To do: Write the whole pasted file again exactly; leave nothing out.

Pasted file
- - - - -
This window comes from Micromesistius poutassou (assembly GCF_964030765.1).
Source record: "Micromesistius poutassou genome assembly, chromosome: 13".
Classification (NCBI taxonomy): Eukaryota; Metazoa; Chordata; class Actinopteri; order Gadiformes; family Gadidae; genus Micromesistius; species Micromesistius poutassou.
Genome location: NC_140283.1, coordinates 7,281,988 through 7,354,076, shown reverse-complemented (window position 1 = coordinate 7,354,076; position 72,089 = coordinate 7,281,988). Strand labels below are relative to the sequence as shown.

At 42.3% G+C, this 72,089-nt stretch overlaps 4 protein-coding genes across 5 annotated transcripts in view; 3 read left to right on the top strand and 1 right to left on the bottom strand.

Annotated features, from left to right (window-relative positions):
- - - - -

This window comes from Micromesistius poutassou (assembly GCF_964030765.1).
Source record: "Micromesistius poutassou genome assembly, chromosome: 13".
Classification (NCBI taxonomy): Eukaryota; Metazoa; Chordata; class Actinopteri; order Gadiformes; family Gadidae; genus Micromesistius; species Micromesistius poutassou.
Genome location: NC_140283.1, coordinates 7,281,988 through 7,354,076, shown reverse-complemented (window position 1 = coordinate 7,354,076; position 72,089 = coordinate 7,281,988). Strand labels below are relative to the sequence as shown.

At 42.3% G+C, this 72,089-nt stretch overlaps 4 protein-coding genes across 5 annotated transcripts in view; 3 read left to right on the top strand and 1 right to left on the bottom strand.

Annotated features, from left to right (window-relative positions):